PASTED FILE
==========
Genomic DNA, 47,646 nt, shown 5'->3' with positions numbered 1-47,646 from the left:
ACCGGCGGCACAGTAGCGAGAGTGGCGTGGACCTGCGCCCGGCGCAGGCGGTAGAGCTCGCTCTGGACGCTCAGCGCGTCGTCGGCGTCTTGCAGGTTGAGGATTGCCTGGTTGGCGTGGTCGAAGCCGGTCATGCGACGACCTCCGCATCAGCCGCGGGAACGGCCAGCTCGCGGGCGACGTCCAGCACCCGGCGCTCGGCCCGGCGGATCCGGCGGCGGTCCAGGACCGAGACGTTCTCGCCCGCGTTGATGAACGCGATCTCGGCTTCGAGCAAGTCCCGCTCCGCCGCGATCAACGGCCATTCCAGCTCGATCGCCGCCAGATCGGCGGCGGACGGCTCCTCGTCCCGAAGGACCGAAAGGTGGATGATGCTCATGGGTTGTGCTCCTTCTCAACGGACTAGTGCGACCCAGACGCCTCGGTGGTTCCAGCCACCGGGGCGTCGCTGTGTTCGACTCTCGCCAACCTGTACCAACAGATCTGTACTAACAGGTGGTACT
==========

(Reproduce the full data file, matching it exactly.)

Genomic DNA, 47,646 nt, shown 5'->3' with positions numbered 1-47,646 from the left:
ACCGGCGGCACAGTAGCGAGAGTGGCGTGGACCTGCGCCCGGCGCAGGCGGTAGAGCTCGCTCTGGACGCTCAGCGCGTCGTCGGCGTCTTGCAGGTTGAGGATTGCCTGGTTGGCGTGGTCGAAGCCGGTCATGCGACGACCTCCGCATCAGCCGCGGGAACGGCCAGCTCGCGGGCGACGTCCAGCACCCGGCGCTCGGCCCGGCGGATCCGGCGGCGGTCCAGGACCGAGACGTTCTCGCCCGCGTTGATGAACGCGATCTCGGCTTCGAGCAAGTCCCGCTCCGCCGCGATCAACGGCCATTCCAGCTCGATCGCCGCCAGATCGGCGGCGGACGGCTCCTCGTCCCGAAGGACCGAAAGGTGGATGATGCTCATGGGTTGTGCTCCTTCTCAACGGACTAGTGCGACCCAGACGCCTCGGTGGTTCCAGCCACCGGGGCGTCGCTGTGTTCGACTCTCGCCAACCTGTACCAACAGATCTGTACTAACAGGTGGTACT